In 1965, the AFL scored a television contract with NBC. That same year, New York Jets owner Sonny Werblin lured quarterback Joe Namath out of the University of Alabama to the AFL with the biggest contract in pro football history. The NFL’s prediction and hope that the AFL would field only second-rate players and washed-up former NFL players was not to be: Instead, the two leagues began to compete over fans, players and coaches. An unspoken agreement that one league would not sign the other league’s players was broken in 1966 when the NFL’s New York Giants signed place-kicker Pete Gogolak away from the AFL’s Buffalo Bills. As neither league could afford a bidding war, owners soon began to talk of a merger.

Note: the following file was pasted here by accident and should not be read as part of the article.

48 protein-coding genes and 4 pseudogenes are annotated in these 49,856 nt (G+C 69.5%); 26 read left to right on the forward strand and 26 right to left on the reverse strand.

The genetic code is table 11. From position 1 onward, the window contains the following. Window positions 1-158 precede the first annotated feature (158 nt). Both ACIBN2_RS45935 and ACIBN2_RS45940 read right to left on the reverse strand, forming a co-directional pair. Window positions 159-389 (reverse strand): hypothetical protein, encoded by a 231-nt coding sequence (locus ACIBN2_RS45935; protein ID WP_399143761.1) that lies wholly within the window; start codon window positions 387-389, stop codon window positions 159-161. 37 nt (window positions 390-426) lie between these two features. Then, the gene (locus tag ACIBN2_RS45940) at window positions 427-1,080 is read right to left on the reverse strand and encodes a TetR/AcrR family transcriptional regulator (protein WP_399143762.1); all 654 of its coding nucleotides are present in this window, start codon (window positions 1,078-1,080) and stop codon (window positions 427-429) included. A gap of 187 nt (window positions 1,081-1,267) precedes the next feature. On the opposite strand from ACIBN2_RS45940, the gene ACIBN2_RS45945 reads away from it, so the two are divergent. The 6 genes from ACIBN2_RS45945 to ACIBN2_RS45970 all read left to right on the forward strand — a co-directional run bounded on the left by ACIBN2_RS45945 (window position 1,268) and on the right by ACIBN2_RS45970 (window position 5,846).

Under the merger agreement announced on June 8, 1966, the new league would be called the NFL, and split into the American Football Conference (AFC) and the National Football Conference (NFC) All eight of the original AFL teams would all be absorbed by the NFL, unlike in 1946 when the NFL merged with the rival All-America Football Conference but only took in its Baltimore, Cleveland and San Francisco franchises and dissolved four other teams.
The first two Super Bowls proved the NFC (the former NFL) to be the better league, with Vince Lombardi’s Green Bay Packers handling their AFC challenger easily. In Super Bowl III, however, Joe Namath and the New York Jets upset the favored Baltimore Colts and ushered in a new era of greater parity between the two leagues.
The Super Bowl, played between the AFC and NFC champions at the end of every NFL season, is now the most watched televised sporting event in the world with more than 140 million viewers.